Typical Learner Reactions to eLearning

Typical Learner Reactions to eLearning

Typical Learner Reactions to eLearning

Before we begin, let’s make certain assumptions about your organization. Let’s assume that your organization has a relatively mature training function and makes investments into employee development. Let’s also assume that it has well developed training initiatives such as:

  • On the job training
  • ILT courses
  • And sponsorships for training events

And now, your organization is planning to implement eLearning solutions to strengthen your training capability. But before you enter, employees typically have concerns around eLearning – here are a few reactions.

  • Will it work for me? Will I really be able to learn anything on a computer?
  • What’s in it for me?
  • I don’t care much for these fads. What is eLearning anyway?
  • The only training that works for me is classroom training, with an instructor guiding me through
  • Why should I take it up?
  • You can’t teach an old dog new tricks.

Learners not exposed to eLearning usually prefer to stick to classroom training. A few of their reactions could also be based on their fears and apprehensions around this new mode of delivery of training. Here are a few more reactions:

  • How on earth will I make time for this? My job takes up every minute. And even if I do, will management acknowledge it?
  • Help! I don’t have what it takes to be a self-directed learner
  • Am I going to be thrown in at the deep end? Is there anyone out there who can help me get used to this stuff?
  • I’m not tech-savvy. And my everyday job doesn’t even demand it. So how am I supposed to cope?
  • I don’t have internet connectivity at home. And why should I?

So, how best would you address each of these concerns with the most appropriate marketing or promotional strategy?

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  • Jie Yin

    It’s really a hard situation to handle. Though we have wonderful eLearning courses online for employees to learn anytime, there are little employees will learn online unless the coures are required.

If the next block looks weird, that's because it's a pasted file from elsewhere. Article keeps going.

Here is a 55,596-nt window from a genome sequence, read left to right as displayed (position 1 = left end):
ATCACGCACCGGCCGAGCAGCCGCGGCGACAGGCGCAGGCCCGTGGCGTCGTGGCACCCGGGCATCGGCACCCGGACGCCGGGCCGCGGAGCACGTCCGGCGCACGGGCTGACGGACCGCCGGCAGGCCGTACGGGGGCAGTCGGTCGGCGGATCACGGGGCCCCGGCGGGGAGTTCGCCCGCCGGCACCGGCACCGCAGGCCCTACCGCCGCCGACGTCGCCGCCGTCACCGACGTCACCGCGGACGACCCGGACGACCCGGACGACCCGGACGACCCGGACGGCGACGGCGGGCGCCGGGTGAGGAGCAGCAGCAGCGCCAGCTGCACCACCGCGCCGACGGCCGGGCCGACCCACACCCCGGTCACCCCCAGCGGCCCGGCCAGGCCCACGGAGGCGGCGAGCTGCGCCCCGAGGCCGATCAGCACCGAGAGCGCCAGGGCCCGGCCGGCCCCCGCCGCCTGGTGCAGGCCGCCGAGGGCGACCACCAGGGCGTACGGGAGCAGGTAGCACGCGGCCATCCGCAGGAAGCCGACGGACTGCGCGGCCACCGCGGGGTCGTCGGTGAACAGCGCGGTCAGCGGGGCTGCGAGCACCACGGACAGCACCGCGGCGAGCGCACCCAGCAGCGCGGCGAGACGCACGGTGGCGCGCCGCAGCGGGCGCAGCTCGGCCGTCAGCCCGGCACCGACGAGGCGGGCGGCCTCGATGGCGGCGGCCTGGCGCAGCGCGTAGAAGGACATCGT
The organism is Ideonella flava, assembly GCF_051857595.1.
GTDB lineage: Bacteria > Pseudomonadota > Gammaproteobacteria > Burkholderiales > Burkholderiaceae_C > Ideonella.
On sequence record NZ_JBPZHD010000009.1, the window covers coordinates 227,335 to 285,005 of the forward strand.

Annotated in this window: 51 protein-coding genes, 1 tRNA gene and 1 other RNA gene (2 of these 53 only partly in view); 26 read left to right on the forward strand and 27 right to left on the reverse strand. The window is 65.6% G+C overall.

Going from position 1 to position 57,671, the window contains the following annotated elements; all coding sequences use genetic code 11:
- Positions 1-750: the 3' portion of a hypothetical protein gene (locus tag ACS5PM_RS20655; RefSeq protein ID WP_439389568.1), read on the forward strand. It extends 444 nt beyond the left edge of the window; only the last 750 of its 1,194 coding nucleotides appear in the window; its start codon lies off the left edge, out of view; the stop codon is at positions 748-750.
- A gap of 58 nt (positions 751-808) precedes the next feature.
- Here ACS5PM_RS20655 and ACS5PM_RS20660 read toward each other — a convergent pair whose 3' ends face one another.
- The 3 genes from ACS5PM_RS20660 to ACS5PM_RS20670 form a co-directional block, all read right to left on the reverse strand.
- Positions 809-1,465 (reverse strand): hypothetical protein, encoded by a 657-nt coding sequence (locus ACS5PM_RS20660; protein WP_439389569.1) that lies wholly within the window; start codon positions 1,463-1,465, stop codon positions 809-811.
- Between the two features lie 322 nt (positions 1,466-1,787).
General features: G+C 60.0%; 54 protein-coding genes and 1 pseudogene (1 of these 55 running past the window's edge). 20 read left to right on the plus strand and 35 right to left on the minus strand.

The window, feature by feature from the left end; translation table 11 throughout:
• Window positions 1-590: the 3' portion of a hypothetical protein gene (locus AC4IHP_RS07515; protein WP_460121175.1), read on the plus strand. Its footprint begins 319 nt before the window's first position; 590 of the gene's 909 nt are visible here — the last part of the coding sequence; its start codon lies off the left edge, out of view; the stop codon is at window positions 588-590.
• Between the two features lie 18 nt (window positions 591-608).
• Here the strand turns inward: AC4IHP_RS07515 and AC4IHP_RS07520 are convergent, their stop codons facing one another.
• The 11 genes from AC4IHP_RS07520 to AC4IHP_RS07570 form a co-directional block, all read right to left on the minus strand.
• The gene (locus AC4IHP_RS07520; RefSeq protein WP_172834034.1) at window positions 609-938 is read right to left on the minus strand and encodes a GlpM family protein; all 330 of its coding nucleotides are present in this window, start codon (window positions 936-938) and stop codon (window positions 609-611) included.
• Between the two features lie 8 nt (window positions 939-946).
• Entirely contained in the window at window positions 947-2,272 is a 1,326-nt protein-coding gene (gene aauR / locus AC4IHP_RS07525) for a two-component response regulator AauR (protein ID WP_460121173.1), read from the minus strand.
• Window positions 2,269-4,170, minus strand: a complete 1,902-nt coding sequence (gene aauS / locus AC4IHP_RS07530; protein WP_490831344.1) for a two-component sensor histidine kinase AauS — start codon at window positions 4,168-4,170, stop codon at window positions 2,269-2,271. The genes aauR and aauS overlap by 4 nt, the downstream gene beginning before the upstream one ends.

I think if an employee is not a self-learner, it’s really difficult to make him learn by himself, especially eLearning is a new way. So maybe we can update the training policy like if someone is going to apply for classroom training, the employee should at least complete 1 related eLearning courses beforehand. Thus, the employee will have a general knowledge first and we also encourage the employee to get used to this new way.

  • I’ll agree with you whole heartedly.

    We train literate, semi-literate and illiterate. We have found that it’s not the training that they fear but the use of a computer and the fact that they are now not being spoon feed by a trainer. The training has been put in their hands so to speak no more hand holding.

    There is also the problem of feedback from a trainer which a computer has only a limited ability to give. Content is also an issue sometimes , learners believing the content inaccurate. Age plays a factor the younger generations taking to elearning more readily. Language can be a issue.

    We circumvented some of the issues by using voting systems and a projector with a PC.

    Even for the client as a whole it’s a learning curve they come up with all sorts of suggestion. The factor we stress the most is elearning is not the be all and end all of training but just a tool in their training arsenal. So there is a lot of consultation before they get going.

    Nick Smuts
    South Africa.